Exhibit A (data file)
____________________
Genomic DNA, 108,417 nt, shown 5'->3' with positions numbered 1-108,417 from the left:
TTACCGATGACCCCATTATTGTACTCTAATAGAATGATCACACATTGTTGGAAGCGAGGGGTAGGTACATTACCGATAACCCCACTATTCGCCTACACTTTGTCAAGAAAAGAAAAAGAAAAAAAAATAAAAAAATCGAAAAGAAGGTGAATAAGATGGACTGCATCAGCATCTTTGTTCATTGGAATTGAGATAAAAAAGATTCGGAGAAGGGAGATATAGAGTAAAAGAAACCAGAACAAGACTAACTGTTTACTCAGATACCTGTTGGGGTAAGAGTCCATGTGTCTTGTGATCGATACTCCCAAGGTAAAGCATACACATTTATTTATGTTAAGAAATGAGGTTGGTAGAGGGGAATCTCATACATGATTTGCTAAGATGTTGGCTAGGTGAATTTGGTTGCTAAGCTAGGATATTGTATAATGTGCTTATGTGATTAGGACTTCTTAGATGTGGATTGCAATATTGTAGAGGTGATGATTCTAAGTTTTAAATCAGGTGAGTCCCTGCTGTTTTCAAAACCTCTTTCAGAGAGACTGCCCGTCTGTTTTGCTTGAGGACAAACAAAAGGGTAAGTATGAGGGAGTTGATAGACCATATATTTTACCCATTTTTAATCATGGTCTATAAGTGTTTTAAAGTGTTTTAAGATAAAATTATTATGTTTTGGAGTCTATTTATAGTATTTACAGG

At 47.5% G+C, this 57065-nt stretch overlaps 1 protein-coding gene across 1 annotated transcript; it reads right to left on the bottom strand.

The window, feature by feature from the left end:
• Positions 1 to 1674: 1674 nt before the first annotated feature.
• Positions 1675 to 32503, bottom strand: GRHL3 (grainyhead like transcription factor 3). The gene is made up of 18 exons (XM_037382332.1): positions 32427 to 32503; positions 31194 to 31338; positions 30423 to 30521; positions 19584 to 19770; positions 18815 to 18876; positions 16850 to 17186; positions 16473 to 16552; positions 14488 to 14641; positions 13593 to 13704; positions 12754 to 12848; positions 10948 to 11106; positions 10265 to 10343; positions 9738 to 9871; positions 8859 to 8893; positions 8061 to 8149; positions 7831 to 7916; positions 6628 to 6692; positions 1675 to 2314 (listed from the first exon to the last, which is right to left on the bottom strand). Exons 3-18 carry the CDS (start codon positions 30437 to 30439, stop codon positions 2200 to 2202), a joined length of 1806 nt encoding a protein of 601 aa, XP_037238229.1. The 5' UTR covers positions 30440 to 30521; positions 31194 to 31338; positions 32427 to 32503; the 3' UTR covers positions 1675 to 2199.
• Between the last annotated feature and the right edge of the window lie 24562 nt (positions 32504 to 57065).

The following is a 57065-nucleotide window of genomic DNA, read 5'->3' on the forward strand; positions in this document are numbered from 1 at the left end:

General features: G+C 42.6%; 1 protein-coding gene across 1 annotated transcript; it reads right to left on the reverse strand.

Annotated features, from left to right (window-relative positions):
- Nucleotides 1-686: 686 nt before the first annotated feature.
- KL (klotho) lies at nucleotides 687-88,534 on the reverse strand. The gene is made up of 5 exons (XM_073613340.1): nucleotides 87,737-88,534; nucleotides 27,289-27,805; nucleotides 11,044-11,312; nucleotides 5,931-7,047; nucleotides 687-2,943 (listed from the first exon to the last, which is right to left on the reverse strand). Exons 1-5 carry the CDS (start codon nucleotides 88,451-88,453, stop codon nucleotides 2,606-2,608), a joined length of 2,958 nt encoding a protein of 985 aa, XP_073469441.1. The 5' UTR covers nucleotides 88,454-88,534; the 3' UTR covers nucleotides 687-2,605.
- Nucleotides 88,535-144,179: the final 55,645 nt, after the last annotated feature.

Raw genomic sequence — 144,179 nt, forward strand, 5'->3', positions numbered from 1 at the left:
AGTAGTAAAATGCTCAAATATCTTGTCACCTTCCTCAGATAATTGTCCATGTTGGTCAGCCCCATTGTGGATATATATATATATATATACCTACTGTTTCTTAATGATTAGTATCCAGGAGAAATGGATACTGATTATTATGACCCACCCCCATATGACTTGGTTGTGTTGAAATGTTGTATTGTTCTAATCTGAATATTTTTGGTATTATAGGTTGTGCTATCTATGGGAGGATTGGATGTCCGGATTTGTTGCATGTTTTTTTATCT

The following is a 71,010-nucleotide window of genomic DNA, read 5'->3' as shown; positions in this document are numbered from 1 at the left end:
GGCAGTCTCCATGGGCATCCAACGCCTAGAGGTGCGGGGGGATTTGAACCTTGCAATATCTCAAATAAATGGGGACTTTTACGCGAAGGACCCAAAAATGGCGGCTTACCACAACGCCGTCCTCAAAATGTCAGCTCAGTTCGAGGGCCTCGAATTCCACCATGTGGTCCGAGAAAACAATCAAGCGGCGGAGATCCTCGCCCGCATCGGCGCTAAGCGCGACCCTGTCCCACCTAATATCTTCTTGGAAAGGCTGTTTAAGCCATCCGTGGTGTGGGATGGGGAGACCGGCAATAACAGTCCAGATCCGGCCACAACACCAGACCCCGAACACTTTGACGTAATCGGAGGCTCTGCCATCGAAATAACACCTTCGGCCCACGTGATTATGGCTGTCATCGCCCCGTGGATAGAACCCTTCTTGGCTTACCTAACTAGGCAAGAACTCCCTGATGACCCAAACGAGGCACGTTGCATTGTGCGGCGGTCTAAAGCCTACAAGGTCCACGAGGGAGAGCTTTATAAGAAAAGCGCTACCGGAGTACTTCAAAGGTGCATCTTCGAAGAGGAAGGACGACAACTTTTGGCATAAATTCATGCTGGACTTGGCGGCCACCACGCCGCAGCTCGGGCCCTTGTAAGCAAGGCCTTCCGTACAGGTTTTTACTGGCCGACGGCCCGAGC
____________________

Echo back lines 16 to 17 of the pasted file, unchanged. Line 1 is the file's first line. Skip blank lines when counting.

The following is a 71,010-nucleotide window of genomic DNA, read 5'->3' as shown; positions in this document are numbered from 1 at the left end:
GGCAGTCTCCATGGGCATCCAACGCCTAGAGGTGCGGGGGGATTTGAACCTTGCAATATCTCAAATAAATGGGGACTTTTACGCGAAGGACCCAAAAATGGCGGCTTACCACAACGCCGTCCTCAAAATGTCAGCTCAGTTCGAGGGCCTCGAATTCCACCATGTGGTCCGAGAAAACAATCAAGCGGCGGAGATCCTCGCCCGCATCGGCGCTAAGCGCGACCCTGTCCCACCTAATATCTTCTTGGAAAGGCTGTTTAAGCCATCCGTGGTGTGGGATGGGGAGACCGGCAATAACAGTCCAGATCCGGCCACAACACCAGACCCCGAACACTTTGACGTAATCGGAGGCTCTGCCATCGAAATAACACCTTCGGCCCACGTGATTATGGCTGTCATCGCCCCGTGGATAGAACCCTTCTTGGCTTACCTAACTAGGCAAGAACTCCCTGATGACCCAAACGAGGCACGTTGCATTGTGCGGCGGTCTAAAGCCTACAAGGTCCACGAGGGAGAGCTTTATAAGAAAAGCGCTACCGGAGTACTTCAAAGGTGCATCTTCGAAGAGGAAGGACGACAACTTTTGGCATAAATTCATGCTGGACTTGGCGGCCACCACGCCGCAGCTCGGGCCCTTGTAAGCAAGGCCTTCCGTACAGGTTTTTACTGGCCGACGGCCCGAGC